Fishing Spiders belong to the family Pisauridae ( nursery web and fishing spiders ) and are closely related to Lycosidae ( wolf spiders ) and Ctenidae ( wandering spiders ), counting about 500 different species from all over the world. The famous genus, Pisaura and Dolomedes, the so-called raft or fishing spiders, are very similar in morphology and habits to the bigger Ancylometes which are part of the Ctenidae family. Pisauridae usually have longer legs, slightly different carapace and abdomen. These spiders resemble the wolf spiders (Lycosidae), but have a different eye pattern. Pisaurids have their eyes arranged in 2 rows, the posterior row slightly recurved, the median eyes in the second row slightly (if any) larger than the others. (Wolf spiders have eyes arranged in 3 rows). The egg sac is carried by the female under her prosoma, held there by her chelicerae & pedipalps. Before the eggs hatch, the female attaches the sac to a plant and then builds a web around it -- and stands guard nearby. The Pisaurids forage for their food and build webs only for protecting their young. Some spiders in this family, particularly fishing spiders in the genus Dolomedes, are quite large and may have a leg spread of 75 mm or more. The Dolomedes spiders live near water; they walk on the surface of water and dive underneath it to feed on aquatic insects and even small fish. Many people (including me), are confused by the 5 similar looking spiders - the harmless Huntsman, Wolf Spider, Southern House Spider (Kukulcania), Fishing Spider and Brown Recluse which of course is not harmless. All photos are copyright to their owners and may not be reproduced without permission.
Photos below are of Dolomedes tenebrosus, Dolomedes triton, Giant Raft Spiders (Dolomedes plantarius), Raft Spiders (Dolomedes fimbriatus) and White Banded Fishing Spiders (Dolomedes albineus), . Click the name to go to the photos.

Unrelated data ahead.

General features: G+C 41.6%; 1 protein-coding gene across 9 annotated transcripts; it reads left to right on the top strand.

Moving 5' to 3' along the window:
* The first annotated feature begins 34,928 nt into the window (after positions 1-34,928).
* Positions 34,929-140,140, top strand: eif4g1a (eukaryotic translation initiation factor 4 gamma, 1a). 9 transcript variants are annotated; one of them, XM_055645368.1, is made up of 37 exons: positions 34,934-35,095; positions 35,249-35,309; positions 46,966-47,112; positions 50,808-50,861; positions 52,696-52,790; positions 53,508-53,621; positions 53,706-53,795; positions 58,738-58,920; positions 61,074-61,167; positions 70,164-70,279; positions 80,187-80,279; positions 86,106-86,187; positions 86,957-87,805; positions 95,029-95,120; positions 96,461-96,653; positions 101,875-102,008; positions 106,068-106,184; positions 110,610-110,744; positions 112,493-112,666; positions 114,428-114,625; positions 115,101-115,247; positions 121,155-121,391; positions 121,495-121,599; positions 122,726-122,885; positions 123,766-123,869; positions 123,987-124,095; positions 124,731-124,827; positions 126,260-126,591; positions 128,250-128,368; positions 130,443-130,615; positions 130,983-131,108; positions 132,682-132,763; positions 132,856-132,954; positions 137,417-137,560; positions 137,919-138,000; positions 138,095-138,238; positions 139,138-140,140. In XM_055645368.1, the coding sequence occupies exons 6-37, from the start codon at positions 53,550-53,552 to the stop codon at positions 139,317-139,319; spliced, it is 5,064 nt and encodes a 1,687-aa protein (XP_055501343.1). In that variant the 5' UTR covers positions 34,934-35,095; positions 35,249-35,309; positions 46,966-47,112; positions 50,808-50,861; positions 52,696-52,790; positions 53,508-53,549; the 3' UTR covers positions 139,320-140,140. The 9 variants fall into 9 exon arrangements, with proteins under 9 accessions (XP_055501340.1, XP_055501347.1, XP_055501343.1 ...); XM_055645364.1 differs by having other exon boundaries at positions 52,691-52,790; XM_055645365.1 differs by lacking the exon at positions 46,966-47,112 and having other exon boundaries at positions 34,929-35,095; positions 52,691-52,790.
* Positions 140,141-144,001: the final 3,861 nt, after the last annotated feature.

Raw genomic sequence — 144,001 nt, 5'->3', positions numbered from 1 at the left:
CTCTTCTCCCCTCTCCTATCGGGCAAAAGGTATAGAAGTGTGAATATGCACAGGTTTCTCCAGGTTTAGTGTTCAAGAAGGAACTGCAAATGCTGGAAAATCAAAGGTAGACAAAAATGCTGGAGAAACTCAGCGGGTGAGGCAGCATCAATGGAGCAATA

The largest dolomedes and most commonly found fishing spider is Dolomedes tenebrosus , which has a leg span of 3". It is commonly found on the trunks of trees that are near water.
Dolomedes Triton [top]
The Six-Spotted Fishing Spider (Dolomedes triton), is slightly smaller than D. tenebrosus, but it is nevertheless a very large spider. It is often seen hunting on the water's surface in ponds and slow-moving streams.
Raft Spider (Dolomedes Fimbriatus) and Great Raft Spider (Dolomedes Plantarius)
The raft spider, (Dolomedes fimbriatus), is a European spider of the family Pisauridae. The raft spider is one of the two largest spiders in the United Kingdom. Like other Dolomedes spiders it hunts by running on the surface of water, and can submerge altogether to hide from predators. The female's body measures up to 22 millimetres (0.87 in) long with a leg span of about 70 mm (2.8 in); as with most spiders the male is considerably smaller. Raft spiders are semi-aquatic and live around acidic bogs and in wet acidic grassland, especially where there are small pools of water. They are dark chocolate brown in colour (or sometimes greenish) with a conspicuous white or cream stripe along each side. The closely related great raft spider (Dolomedes plantarius) is similar in size, habits and appearance, but lives in fens.
The Great Raft spider or fen raft spider (Dolomedes plantarius) is a European species of spider in the Pisauridae family. Like other Dolomedes spiders, it is semi-aquatic, hunting its prey on the surface of water. It occurs mainly in neutral to alkaline, unpolluted water of fens and grazing marsh. It is a large species within its range.
Adult females can have bodies of slightly over 20mm in length with a span of 70mm including their legs. It is typically black or brown in colouration with white or cream stripes along the sides of the body. It is very similar in look to the closely related raft spider Dolomedes fimbriatus with which it is often misidentified. Great raft spiders are predatory and hunt from perches at the water's edge.
The first 3 photos below at Great Raft Spiders (Dolomedes Plantarius). The remainder I think are Raft Spiders (Dolomedes Fimbriatus).